When Bait and Switch Meets Eminent Domain Abuse

It’s one of the oldest tricks in the book: the trickster lures the victim with a common understanding in order to reach an agreement and later breaches the terms of the deal as he intended to do all along. Only, by that time, the pieces have already fallen into place and it’s too late to argue.

City officials across the country have put a new spin on the well-worn bait-and-switch tactic. They’re taking private property by eminent domain under the pretext that it’ll be used for public use and then giving that property to private developers as they intended to do all along. The scheme is as unjust as it is effective—and that’s the problem.

In Los Angeles, Calif., the City seized three acres from a private furniture company to construct the new South Los Angeles animal shelter, something that falls within the legal and constitutional limitations of “public use.” City officials even bought the property and financed the shelter with money raised by a bond that voters approved to expand animal services.[1]

Enter Councilman Bernard C. Parks. Through his position in public office, Parks is now attempting to sell the condemned land to Cisco Bros., which, oddly enough, is a furniture design and manufacture firm.  Parks does this all under the rhetoric that “the original proposal impairs the growth of a major economic development.” This was a plan that the Los Angeles City Council initiated and a proposal that voters approved. Vaughan Benz, a successful furniture manufacturer whose warehouses were initially taken by the City, appealed Los Angeles’ condemnation efforts in court, and lost on the simple grounds that the taking undoubtedly constituted a public use because the animal shelter would be owned and operated by the public.[2]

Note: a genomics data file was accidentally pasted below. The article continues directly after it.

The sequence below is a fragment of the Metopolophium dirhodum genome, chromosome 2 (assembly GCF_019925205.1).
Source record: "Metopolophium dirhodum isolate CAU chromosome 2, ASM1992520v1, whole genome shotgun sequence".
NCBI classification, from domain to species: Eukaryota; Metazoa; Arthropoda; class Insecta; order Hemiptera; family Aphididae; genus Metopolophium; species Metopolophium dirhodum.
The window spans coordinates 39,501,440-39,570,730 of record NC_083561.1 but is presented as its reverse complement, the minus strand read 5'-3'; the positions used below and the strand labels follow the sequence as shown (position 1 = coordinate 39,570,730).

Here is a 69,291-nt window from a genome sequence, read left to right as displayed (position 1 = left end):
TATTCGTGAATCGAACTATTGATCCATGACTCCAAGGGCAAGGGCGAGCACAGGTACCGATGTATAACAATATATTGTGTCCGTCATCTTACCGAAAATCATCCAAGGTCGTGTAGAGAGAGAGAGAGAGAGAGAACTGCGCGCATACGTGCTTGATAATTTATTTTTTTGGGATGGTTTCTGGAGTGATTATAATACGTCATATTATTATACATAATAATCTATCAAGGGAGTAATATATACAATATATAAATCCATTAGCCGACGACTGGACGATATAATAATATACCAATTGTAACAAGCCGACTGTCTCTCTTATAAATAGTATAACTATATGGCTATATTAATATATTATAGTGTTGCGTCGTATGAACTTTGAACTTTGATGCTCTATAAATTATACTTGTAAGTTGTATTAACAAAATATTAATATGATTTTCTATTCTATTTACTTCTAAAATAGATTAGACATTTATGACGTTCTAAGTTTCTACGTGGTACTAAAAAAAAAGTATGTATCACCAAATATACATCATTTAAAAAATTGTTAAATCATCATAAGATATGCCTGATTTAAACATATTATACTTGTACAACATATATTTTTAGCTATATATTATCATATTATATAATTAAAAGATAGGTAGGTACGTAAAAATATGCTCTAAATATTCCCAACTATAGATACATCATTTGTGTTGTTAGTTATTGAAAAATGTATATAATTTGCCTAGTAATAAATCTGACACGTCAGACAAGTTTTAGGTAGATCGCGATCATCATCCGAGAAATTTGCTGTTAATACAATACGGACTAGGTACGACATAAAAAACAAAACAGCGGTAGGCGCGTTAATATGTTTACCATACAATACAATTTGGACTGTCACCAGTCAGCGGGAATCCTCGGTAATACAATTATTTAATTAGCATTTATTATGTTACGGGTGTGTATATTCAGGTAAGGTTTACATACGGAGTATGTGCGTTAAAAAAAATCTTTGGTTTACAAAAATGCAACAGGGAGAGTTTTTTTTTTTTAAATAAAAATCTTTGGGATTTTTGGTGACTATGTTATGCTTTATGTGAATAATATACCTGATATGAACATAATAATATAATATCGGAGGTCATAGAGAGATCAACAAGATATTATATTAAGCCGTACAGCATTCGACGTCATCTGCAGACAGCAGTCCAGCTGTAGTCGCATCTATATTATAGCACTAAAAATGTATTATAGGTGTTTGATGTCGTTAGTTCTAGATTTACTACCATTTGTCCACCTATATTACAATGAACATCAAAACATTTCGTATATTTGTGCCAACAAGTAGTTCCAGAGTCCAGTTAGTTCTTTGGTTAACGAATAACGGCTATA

So what’s going to happen with the shelter? It turns out that the City already owned property one block away and, based on the Council’s own concession, never actually needed to condemn the successful furniture manufacturer’s warehouse in the first place.[3]

If Los Angeles can legally seize private property for public use (which it did) and then change its mind and give it to a developer (which it’s doing), it’s a classic situation of eminent domain abuse—the transfer of property from one private individual to another.  In addition, it gets around California’s albeit minimal restrictions against eminent domain for economic development, since there was never even the suggestion or a finding that the existing property was “blighted.” Unlike typical eminent domain abuse disputes, though, property owners are not in a position to challenge the legality of the taking until after the fact, often after the home or business has already been destroyed and the damage is already done. And there’s the rub.

Defenders of eminent domain abuse often argue that the public and political processes are sufficient to protect home and business owners from illegitimate condemnation. While this is rarely ever the case, the political process is certainly insufficient when land is taken for a public use, then becomes a private use.

Situations similar to the Los Angeles incident have occurred elsewhere. The City of Hampton, Va., for example, condemned Frank and Dana Ottofaro’s property for a road, a legitimate public use. However, two months after the land was taken, the Development Authority entered into an agreement with a commercial developer handing over the condemned property for a shopping center.[4]

Whether or not the bait-and-switch tactic is intentional is secondary to the primary distinction: Can land be taken for public use and then justifiably handed over to a private developer if the plans change? This is an issue that state legislatures have begun to tackle with recent eminent domain reform legislation, and many lawmakers favor giving the previous landowner rights of first-refusal if the public-at-large no longer uses the property.

The Castle Coalition urges legislators to crack down on this form of eminent domain abuse—especially considering that landowners have very limited ground to contest the initial condemnation in courts of law. 

As Scott Vaughn, co-owner of the furniture-manufacturing firm said, “They told us it was for one thing when it was for another…. It was definitely an abuse.”[5]

[1] Patrick McGreevy, “Land seized for animal shelter may be sold to developer-donor,” Los Angeles Times, January 14, 2006, at A1; Patrick McGreevy, “U.S. targets L.A.’s seizure of property; A federal watchdog agency is scrutinizing the city’s condemnation of some businesses,” Los Angeles Times, June 14, 2006.

[2] Ibid.

[3] Ibid.

[4] See Ottofaro v. City of Hampton, 574 S.E.2d 235 (Va. 2003).

[5] Patrick McGreevy, “U.S. targets L.A.’s seizure of property; A federal watchdog agency is scrutinizing the city’s condemnation of some businesses,” Los Angeles Times, June 14, 2006.